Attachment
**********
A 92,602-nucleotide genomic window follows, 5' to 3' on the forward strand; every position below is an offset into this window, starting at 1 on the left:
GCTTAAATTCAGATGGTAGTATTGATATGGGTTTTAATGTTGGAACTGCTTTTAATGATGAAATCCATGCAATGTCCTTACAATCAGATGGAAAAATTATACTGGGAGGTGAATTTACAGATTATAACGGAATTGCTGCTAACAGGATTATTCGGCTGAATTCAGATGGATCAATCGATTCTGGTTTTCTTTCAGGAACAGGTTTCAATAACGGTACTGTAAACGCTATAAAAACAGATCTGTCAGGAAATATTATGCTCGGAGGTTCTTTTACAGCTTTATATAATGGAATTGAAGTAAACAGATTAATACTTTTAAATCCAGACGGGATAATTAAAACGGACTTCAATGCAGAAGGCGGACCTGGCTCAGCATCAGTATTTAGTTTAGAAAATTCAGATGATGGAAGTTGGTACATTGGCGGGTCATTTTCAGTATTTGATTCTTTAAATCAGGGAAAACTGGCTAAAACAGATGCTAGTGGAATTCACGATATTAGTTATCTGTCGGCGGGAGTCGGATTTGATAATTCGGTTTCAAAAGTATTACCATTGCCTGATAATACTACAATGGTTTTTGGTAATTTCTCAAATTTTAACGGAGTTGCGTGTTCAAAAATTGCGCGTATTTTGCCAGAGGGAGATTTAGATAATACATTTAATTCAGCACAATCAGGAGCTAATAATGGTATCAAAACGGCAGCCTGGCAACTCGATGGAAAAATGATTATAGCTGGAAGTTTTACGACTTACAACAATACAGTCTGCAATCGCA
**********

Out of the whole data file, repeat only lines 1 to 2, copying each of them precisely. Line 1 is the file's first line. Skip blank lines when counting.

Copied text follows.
A 92,602-nucleotide genomic window follows, 5' to 3' on the forward strand; every position below is an offset into this window, starting at 1 on the left:
GCTTAAATTCAGATGGTAGTATTGATATGGGTTTTAATGTTGGAACTGCTTTTAATGATGAAATCCATGCAATGTCCTTACAATCAGATGGAAAAATTATACTGGGAGGTGAATTTACAGATTATAACGGAATTGCTGCTAACAGGATTATTCGGCTGAATTCAGATGGATCAATCGATTCTGGTTTTCTTTCAGGAACAGGTTTCAATAACGGTACTGTAAACGCTATAAAAACAGATCTGTCAGGAAATATTATGCTCGGAGGTTCTTTTACAGCTTTATATAATGGAATTGAAGTAAACAGATTAATACTTTTAAATCCAGACGGGATAATTAAAACGGACTTCAATGCAGAAGGCGGACCTGGCTCAGCATCAGTATTTAGTTTAGAAAATTCAGATGATGGAAGTTGGTACATTGGCGGGTCATTTTCAGTATTTGATTCTTTAAATCAGGGAAAACTGGCTAAAACAGATGCTAGTGGAATTCACGATATTAGTTATCTGTCGGCGGGAGTCGGATTTGATAATTCGGTTTCAAAAGTATTACCATTGCCTGATAATACTACAATGGTTTTTGGTAATTTCTCAAATTTTAACGGAGTTGCGTGTTCAAAAATTGCGCGTATTTTGCCAGAGGGAGATTTAGATAATACATTTAATTCAGCACAATCAGGAGCTAATAATGGTATCAAAACGGCAGCCTGGCAACTCGATGGAAAAATGATTATAGCTGGAAGTTTTACGACTTACAACAATACAGTCTGCAATCGCA